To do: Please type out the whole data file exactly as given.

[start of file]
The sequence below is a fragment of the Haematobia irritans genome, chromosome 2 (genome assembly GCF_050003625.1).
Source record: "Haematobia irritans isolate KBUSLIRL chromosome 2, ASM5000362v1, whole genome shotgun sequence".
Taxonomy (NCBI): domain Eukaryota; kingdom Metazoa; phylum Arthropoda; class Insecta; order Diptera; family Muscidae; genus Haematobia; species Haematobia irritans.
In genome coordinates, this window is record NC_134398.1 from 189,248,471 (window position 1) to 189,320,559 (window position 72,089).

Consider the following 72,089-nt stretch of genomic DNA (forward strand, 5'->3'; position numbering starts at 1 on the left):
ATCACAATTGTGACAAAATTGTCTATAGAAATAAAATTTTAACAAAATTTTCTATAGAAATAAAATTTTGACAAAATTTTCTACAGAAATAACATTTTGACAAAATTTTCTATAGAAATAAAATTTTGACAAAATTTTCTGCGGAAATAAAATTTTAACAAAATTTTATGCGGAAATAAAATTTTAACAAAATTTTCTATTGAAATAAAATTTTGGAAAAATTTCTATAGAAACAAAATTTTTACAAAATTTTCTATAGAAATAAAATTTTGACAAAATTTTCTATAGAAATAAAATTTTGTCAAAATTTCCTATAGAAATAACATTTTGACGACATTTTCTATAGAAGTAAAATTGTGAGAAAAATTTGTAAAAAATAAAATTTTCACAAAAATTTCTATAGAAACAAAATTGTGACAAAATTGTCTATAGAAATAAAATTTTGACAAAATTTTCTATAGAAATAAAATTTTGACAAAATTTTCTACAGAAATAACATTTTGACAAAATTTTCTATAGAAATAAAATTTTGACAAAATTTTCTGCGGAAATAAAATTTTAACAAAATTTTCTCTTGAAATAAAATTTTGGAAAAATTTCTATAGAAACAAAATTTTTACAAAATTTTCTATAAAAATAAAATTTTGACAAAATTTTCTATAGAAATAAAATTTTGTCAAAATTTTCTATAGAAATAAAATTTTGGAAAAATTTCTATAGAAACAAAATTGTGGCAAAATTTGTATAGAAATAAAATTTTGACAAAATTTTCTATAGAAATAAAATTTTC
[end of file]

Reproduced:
The sequence below is a fragment of the Haematobia irritans genome, chromosome 2 (genome assembly GCF_050003625.1).
Source record: "Haematobia irritans isolate KBUSLIRL chromosome 2, ASM5000362v1, whole genome shotgun sequence".
Taxonomy (NCBI): domain Eukaryota; kingdom Metazoa; phylum Arthropoda; class Insecta; order Diptera; family Muscidae; genus Haematobia; species Haematobia irritans.
In genome coordinates, this window is record NC_134398.1 from 189,248,471 (window position 1) to 189,320,559 (window position 72,089).

Consider the following 72,089-nt stretch of genomic DNA (forward strand, 5'->3'; position numbering starts at 1 on the left):
ATCACAATTGTGACAAAATTGTCTATAGAAATAAAATTTTAACAAAATTTTCTATAGAAATAAAATTTTGACAAAATTTTCTACAGAAATAACATTTTGACAAAATTTTCTATAGAAATAAAATTTTGACAAAATTTTCTGCGGAAATAAAATTTTAACAAAATTTTATGCGGAAATAAAATTTTAACAAAATTTTCTATTGAAATAAAATTTTGGAAAAATTTCTATAGAAACAAAATTTTTACAAAATTTTCTATAGAAATAAAATTTTGACAAAATTTTCTATAGAAATAAAATTTTGTCAAAATTTCCTATAGAAATAACATTTTGACGACATTTTCTATAGAAGTAAAATTGTGAGAAAAATTTGTAAAAAATAAAATTTTCACAAAAATTTCTATAGAAACAAAATTGTGACAAAATTGTCTATAGAAATAAAATTTTGACAAAATTTTCTATAGAAATAAAATTTTGACAAAATTTTCTACAGAAATAACATTTTGACAAAATTTTCTATAGAAATAAAATTTTGACAAAATTTTCTGCGGAAATAAAATTTTAACAAAATTTTCTCTTGAAATAAAATTTTGGAAAAATTTCTATAGAAACAAAATTTTTACAAAATTTTCTATAAAAATAAAATTTTGACAAAATTTTCTATAGAAATAAAATTTTGTCAAAATTTTCTATAGAAATAAAATTTTGGAAAAATTTCTATAGAAACAAAATTGTGGCAAAATTTGTATAGAAATAAAATTTTGACAAAATTTTCTATAGAAATAAAATTTTC